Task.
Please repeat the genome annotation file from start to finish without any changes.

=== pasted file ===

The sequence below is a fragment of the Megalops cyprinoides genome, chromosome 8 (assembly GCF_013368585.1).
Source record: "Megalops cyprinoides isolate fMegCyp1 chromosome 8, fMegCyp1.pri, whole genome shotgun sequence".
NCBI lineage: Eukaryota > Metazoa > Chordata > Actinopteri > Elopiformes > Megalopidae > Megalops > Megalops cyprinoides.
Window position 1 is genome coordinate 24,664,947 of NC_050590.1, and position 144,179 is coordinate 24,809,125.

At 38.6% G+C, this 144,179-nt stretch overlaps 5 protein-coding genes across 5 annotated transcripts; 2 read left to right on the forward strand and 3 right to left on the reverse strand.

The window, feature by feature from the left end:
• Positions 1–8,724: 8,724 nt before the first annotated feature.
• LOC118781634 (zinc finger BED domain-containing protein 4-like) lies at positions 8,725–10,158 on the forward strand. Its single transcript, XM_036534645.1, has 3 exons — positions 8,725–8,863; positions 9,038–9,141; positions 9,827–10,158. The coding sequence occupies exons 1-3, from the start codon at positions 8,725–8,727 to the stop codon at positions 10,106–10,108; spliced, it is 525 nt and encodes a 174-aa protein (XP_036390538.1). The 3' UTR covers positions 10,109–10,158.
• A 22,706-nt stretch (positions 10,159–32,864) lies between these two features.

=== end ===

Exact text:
The sequence below is a fragment of the Megalops cyprinoides genome, chromosome 8 (assembly GCF_013368585.1).
Source record: "Megalops cyprinoides isolate fMegCyp1 chromosome 8, fMegCyp1.pri, whole genome shotgun sequence".
NCBI lineage: Eukaryota > Metazoa > Chordata > Actinopteri > Elopiformes > Megalopidae > Megalops > Megalops cyprinoides.
Window position 1 is genome coordinate 24,664,947 of NC_050590.1, and position 144,179 is coordinate 24,809,125.

At 38.6% G+C, this 144,179-nt stretch overlaps 5 protein-coding genes across 5 annotated transcripts; 2 read left to right on the forward strand and 3 right to left on the reverse strand.

The window, feature by feature from the left end:
• Positions 1–8,724: 8,724 nt before the first annotated feature.
• LOC118781634 (zinc finger BED domain-containing protein 4-like) lies at positions 8,725–10,158 on the forward strand. Its single transcript, XM_036534645.1, has 3 exons — positions 8,725–8,863; positions 9,038–9,141; positions 9,827–10,158. The coding sequence occupies exons 1-3, from the start codon at positions 8,725–8,727 to the stop codon at positions 10,106–10,108; spliced, it is 525 nt and encodes a 174-aa protein (XP_036390538.1). The 3' UTR covers positions 10,109–10,158.
• A 22,706-nt stretch (positions 10,159–32,864) lies between these two features.